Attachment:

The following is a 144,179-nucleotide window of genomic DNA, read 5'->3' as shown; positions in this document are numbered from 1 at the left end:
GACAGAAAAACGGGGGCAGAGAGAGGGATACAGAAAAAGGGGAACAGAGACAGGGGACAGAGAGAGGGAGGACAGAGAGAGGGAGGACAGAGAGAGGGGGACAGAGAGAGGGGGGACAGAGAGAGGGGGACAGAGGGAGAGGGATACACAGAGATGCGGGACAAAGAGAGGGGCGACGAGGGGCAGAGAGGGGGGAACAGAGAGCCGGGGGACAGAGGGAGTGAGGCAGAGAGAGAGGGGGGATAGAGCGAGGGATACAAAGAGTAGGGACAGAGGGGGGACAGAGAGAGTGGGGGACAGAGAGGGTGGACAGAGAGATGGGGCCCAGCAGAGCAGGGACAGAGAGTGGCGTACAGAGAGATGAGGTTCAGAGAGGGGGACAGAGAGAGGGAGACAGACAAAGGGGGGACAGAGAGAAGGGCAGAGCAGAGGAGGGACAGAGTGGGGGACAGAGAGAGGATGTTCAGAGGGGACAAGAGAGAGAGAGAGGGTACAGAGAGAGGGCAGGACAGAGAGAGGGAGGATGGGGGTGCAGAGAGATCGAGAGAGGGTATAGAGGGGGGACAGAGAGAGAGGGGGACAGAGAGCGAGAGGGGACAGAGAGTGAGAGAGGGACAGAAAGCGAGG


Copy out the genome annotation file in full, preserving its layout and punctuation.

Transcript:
The following is a 144,179-nucleotide window of genomic DNA, read 5'->3' as shown; positions in this document are numbered from 1 at the left end:
GACAGAAAAACGGGGGCAGAGAGAGGGATACAGAAAAAGGGGAACAGAGACAGGGGACAGAGAGAGGGAGGACAGAGAGAGGGAGGACAGAGAGAGGGGGACAGAGAGAGGGGGGACAGAGAGAGGGGGACAGAGGGAGAGGGATACACAGAGATGCGGGACAAAGAGAGGGGCGACGAGGGGCAGAGAGGGGGGAACAGAGAGCCGGGGGACAGAGGGAGTGAGGCAGAGAGAGAGGGGGGATAGAGCGAGGGATACAAAGAGTAGGGACAGAGGGGGGACAGAGAGAGTGGGGGACAGAGAGGGTGGACAGAGAGATGGGGCCCAGCAGAGCAGGGACAGAGAGTGGCGTACAGAGAGATGAGGTTCAGAGAGGGGGACAGAGAGAGGGAGACAGACAAAGGGGGGACAGAGAGAAGGGCAGAGCAGAGGAGGGACAGAGTGGGGGACAGAGAGAGGATGTTCAGAGGGGACAAGAGAGAGAGAGAGGGTACAGAGAGAGGGCAGGACAGAGAGAGGGAGGATGGGGGTGCAGAGAGATCGAGAGAGGGTATAGAGGGGGGACAGAGAGAGAGGGGGACAGAGAGCGAGAGGGGACAGAGAGTGAGAGAGGGACAGAAAGCGAGG